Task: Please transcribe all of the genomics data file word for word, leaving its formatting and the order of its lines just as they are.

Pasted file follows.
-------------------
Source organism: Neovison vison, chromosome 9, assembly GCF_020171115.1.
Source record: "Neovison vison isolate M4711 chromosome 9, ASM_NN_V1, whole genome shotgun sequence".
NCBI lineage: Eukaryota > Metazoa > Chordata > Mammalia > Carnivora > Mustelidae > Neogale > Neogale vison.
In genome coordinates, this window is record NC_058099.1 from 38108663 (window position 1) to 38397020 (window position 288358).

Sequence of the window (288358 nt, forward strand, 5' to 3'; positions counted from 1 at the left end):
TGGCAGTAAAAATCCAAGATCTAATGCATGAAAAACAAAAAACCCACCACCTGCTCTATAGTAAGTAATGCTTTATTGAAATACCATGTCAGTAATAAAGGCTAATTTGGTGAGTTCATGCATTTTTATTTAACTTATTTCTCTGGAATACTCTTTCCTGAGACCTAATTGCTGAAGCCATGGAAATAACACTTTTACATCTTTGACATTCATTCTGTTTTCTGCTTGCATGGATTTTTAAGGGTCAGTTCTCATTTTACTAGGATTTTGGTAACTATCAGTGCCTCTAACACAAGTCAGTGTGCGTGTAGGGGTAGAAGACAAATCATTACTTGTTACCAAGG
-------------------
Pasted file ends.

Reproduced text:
Source organism: Neovison vison, chromosome 9, assembly GCF_020171115.1.
Source record: "Neovison vison isolate M4711 chromosome 9, ASM_NN_V1, whole genome shotgun sequence".
NCBI lineage: Eukaryota > Metazoa > Chordata > Mammalia > Carnivora > Mustelidae > Neogale > Neogale vison.
In genome coordinates, this window is record NC_058099.1 from 38108663 (window position 1) to 38397020 (window position 288358).

Sequence of the window (288358 nt, forward strand, 5' to 3'; positions counted from 1 at the left end):
TGGCAGTAAAAATCCAAGATCTAATGCATGAAAAACAAAAAACCCACCACCTGCTCTATAGTAAGTAATGCTTTATTGAAATACCATGTCAGTAATAAAGGCTAATTTGGTGAGTTCATGCATTTTTATTTAACTTATTTCTCTGGAATACTCTTTCCTGAGACCTAATTGCTGAAGCCATGGAAATAACACTTTTACATCTTTGACATTCATTCTGTTTTCTGCTTGCATGGATTTTTAAGGGTCAGTTCTCATTTTACTAGGATTTTGGTAACTATCAGTGCCTCTAACACAAGTCAGTGTGCGTGTAGGGGTAGAAGACAAATCATTACTTGTTACCAAGG